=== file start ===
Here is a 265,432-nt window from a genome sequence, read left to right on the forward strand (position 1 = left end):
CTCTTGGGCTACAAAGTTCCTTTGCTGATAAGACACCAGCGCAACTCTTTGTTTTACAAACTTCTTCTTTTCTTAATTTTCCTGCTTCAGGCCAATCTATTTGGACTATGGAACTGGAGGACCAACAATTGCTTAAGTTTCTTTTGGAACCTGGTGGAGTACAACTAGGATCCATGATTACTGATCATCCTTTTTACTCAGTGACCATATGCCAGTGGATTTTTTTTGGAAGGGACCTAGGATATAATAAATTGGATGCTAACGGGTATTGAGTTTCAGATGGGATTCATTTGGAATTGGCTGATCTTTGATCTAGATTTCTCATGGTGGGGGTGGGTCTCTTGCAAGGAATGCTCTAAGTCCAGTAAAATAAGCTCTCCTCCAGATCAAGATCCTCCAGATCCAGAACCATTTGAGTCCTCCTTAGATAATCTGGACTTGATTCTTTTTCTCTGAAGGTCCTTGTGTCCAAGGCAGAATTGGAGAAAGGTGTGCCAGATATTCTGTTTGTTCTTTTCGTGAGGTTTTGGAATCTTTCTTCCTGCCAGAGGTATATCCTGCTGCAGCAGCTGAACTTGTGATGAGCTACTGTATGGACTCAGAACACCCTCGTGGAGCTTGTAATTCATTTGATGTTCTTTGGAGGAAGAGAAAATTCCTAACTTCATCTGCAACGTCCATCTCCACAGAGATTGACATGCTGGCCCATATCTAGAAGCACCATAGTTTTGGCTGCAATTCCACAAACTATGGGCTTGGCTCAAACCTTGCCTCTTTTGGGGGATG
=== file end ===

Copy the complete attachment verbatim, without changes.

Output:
Here is a 265,432-nt window from a genome sequence, read left to right on the forward strand (position 1 = left end):
CTCTTGGGCTACAAAGTTCCTTTGCTGATAAGACACCAGCGCAACTCTTTGTTTTACAAACTTCTTCTTTTCTTAATTTTCCTGCTTCAGGCCAATCTATTTGGACTATGGAACTGGAGGACCAACAATTGCTTAAGTTTCTTTTGGAACCTGGTGGAGTACAACTAGGATCCATGATTACTGATCATCCTTTTTACTCAGTGACCATATGCCAGTGGATTTTTTTTGGAAGGGACCTAGGATATAATAAATTGGATGCTAACGGGTATTGAGTTTCAGATGGGATTCATTTGGAATTGGCTGATCTTTGATCTAGATTTCTCATGGTGGGGGTGGGTCTCTTGCAAGGAATGCTCTAAGTCCAGTAAAATAAGCTCTCCTCCAGATCAAGATCCTCCAGATCCAGAACCATTTGAGTCCTCCTTAGATAATCTGGACTTGATTCTTTTTCTCTGAAGGTCCTTGTGTCCAAGGCAGAATTGGAGAAAGGTGTGCCAGATATTCTGTTTGTTCTTTTCGTGAGGTTTTGGAATCTTTCTTCCTGCCAGAGGTATATCCTGCTGCAGCAGCTGAACTTGTGATGAGCTACTGTATGGACTCAGAACACCCTCGTGGAGCTTGTAATTCATTTGATGTTCTTTGGAGGAAGAGAAAATTCCTAACTTCATCTGCAACGTCCATCTCCACAGAGATTGACATGCTGGCCCATATCTAGAAGCACCATAGTTTTGGCTGCAATTCCACAAACTATGGGCTTGGCTCAAACCTTGCCTCTTTTGGGGGATG